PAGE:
Later, checking my email, I got the first Birdingal in Kochi; too bad he did not sign up when I was there.
Christopher(left) a local Birdingpal and Mr. Narayanan Mash
This was the last full day in India and well worth the three weeks I traveled down the road with Babu. I was having a cup of tea and reading the local paper on the balcony when I saw Fruit Bats returning late to their roost, and several beautiful Sunbirds feeding in the trees around the guest house.
Ameen’s farther, Mumeer arrived from Tumkur this morning to take the car back, and after a cup of tea we decided to drive south to Kovalam.
Kovalam was a beautiful resort city located on the edge of the Arabian Sea Here there were no hawkers and just a few good restaurants on the beach, but it was also fairly expensive. I think I had the most expensive lunch during the whole trip, but well worth it and the company was great. Muneer told me he will visit his son in Canada next spring and I am looking forward to returning his and his wife’s hospitality in my house.
This was the Hindu festival of lights and the guest house and all the homes are decorated with small oil lamps and candles when it got dark and it made a great evening walk after dinner.
Babu the driver and now a birder
Babu drove me to the airport to catch a flight to Sri Lanka. I said goodbye to him (I will miss him) and Muneer.
Toronto, Ontario, Canada
You can continue reading about my trip to Sri Lanka here
Trip Report Dandeli, India – March 2005
by Birdingpal Animish Mandrekar
I and my birdwatcher friend Harshal Marathe visited Dandeli wildlife Sanctuary on March 2005 for 3 days. This Mixed Deciduous forest greeted us with a heavy shower and a
light hail storm. In our 3 days trip we could see and hear about 113 species of birds, few mammals and reptiles.
We reached Kulgi and were treated by the sight of Vernal Hanging Parrot feeding on Guava fruits. Since we had reached late in the evening we could hardly spot few 25 species of
Next day morning we started our day pretty early and were amazed as we stumbled upon a pair of Hill mynas. As we followed the pair, we found they were busy in their parental
duties. The nest was a burrow in a tall tree which was frequently visited to meet the voracious appetite of the chicks. It was the first bird (probably female) who spend the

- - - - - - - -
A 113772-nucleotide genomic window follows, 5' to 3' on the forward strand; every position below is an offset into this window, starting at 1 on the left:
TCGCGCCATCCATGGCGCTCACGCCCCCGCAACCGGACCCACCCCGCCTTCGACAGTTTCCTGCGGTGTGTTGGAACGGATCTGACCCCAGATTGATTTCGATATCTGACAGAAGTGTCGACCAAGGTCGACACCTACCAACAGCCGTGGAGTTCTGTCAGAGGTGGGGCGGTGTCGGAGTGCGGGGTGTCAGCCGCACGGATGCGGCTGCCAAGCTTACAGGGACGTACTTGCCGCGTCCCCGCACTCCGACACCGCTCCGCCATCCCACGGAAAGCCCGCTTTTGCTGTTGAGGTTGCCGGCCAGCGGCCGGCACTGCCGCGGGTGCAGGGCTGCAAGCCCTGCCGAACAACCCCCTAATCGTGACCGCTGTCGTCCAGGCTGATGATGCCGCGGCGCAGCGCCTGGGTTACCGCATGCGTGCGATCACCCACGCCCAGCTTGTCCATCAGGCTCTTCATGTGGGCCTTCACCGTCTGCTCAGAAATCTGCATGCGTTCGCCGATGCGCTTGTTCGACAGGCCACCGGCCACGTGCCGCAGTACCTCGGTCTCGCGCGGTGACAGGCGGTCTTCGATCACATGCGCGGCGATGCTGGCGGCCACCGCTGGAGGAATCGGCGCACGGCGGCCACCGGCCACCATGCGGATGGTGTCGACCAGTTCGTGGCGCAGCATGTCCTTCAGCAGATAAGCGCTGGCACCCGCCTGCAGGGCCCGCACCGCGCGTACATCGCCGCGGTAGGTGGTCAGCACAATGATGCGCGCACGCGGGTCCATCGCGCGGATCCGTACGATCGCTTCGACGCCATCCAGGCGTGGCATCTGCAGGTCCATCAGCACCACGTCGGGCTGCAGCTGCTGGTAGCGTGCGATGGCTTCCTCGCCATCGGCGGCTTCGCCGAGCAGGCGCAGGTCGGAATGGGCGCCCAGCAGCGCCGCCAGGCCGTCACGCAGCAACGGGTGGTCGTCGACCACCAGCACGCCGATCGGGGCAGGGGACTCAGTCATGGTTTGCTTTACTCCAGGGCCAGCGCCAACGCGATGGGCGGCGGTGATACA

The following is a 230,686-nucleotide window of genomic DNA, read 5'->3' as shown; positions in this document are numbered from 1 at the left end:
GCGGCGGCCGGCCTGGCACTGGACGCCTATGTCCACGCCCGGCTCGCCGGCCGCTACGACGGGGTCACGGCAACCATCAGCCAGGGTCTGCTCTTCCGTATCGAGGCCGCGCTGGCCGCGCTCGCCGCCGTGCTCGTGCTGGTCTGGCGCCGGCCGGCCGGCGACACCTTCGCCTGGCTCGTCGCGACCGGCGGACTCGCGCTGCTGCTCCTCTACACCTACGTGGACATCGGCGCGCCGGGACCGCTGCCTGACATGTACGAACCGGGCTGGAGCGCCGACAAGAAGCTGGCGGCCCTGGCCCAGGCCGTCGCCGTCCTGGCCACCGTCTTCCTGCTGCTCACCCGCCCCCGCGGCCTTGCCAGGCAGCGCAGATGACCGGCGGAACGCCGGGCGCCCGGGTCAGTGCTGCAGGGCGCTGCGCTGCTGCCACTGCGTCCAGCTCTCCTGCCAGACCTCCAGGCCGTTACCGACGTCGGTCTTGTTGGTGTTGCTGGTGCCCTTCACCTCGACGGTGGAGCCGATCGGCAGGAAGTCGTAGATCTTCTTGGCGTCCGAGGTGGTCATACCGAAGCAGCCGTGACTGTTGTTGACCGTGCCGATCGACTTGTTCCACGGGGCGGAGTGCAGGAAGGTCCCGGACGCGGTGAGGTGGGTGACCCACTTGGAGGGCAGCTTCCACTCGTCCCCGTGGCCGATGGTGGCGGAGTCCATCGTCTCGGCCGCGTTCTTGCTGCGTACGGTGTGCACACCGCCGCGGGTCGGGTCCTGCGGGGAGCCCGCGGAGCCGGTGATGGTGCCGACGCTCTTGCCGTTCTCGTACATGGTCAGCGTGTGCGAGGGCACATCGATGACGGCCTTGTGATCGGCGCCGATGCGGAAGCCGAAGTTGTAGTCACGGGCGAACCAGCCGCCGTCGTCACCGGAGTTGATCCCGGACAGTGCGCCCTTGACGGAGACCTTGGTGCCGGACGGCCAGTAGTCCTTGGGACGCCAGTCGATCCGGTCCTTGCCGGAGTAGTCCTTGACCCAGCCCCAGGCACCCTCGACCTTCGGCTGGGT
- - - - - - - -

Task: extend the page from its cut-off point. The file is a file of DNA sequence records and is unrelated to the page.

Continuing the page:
major time in the nest than the other. There after next two days it had become a religious affair to visit the nesting site. The nest was very close to the road going to Nagzari
falls, in the valley, next to camp site. After such early morning feast we headed to the Bamnallai Dam. We saw about 64 species on the road and around the dam. Star sighting for
me were Lesser Adjutant Stork, Black-lored Tit, Blue Faced Malkoha, Dark-fronted Babbler and Crested Treeswift.
On our trip we saw 3 species of Orioles as well 7 species of Woodpeckers, all listed below. Icing on the cake, on the same day, was hot dosas and Sizzling Fish fry was served by
Amma in a small hut near the dam. If anyone wishes to see the dam one must have an entry pass which is issued at Ambikanagar, a village next to Kulgi.
On the next day we headed towards Nagzari valley, a thick semi evergreen patch of forest which was a very promising trip. The feast started with Malabar Pied Hornbill and
Pompadour Green Pigeon. This was just the start…… Speckled Piculet, Chestnut-headed Bee-eater, Black-crested Bulbul, Black Bulbul, Indian Pitta and Black-lored Tit were the
star sighting as we descended the valley. The valley had thick vegetation, with a perennial stream flowing through it. As expected the presence of White-bellied Woodpecker as
found in the valley.
After having some grub we started climbing up, and we startled by White-throated Kingfisher as it left its nest. At the end of the trail we came across a pair of Velvet-fronted
Nuthatch, which was just 20 feet away from us. All the details like black tipped red beak and black strip behind the eye was clearly visible even without the binoculars. The day
ended with the sighting of Large tailed Nightjar.
On the last day we had only morning session with us, so we decided to visit the near by waterhole which was across our camp site near the timber depot. The waterhole was teaming
with activity and I spotted Cinnamon Bittern a lifer for me. Before winding up we came across the nest of Chestnut-tailed Starling and Greater Racket-tailed Drongo.
Also I would like to mention the sighting of Emerald Dove pair feeding on ground. Usually in Borivli I have seen this bird in flight, so I regard this as one of the best
Finally at we bid farewell to the sanctuary with the magnificent sight of Vernal Hanging Parrot.
Malabar Giant Squirrel, Black Naped Hair, Three Striped Squirrel, Common Langour and Spotted Deer.
Flying Lizard, Forest Calotes, Garden Calotes and Checkered Keel back
Plain tiger, Common Crow, Immigrant, Glassy Tiger, Lemon Pansy, Blue Pansy, Sword Tailed, Leopard, Commander and many more.
List of Birds in Dandeli:
Brown-capped Pygmy Woodpecker
Yellow crowned Woodpecker
Malabar Grey Hornbill
Malabar Pied Hornbill
Blue Faced Malkoha
Common hawk Cuckoo
Vernal Hanging Parrot
Large tailed Nightjar
Pompadour Green Pigeon
Crested Serpent Eagle
Lesser Adjutant Stork
Asian Fairy Bluebird
Blue Winged Leafbird
Greater Racket-tailed Drongo
Malabar Whistling Thrush
Tickell’s Blue Flycatcher
Oriental White eye
Indian Scimitar Babbler
Black Headed Munia
Address: 304, Dattatray Bhavan,
Eksar Road, Borivli (West), Mumbai-400 103
Tel.: (022) 28914101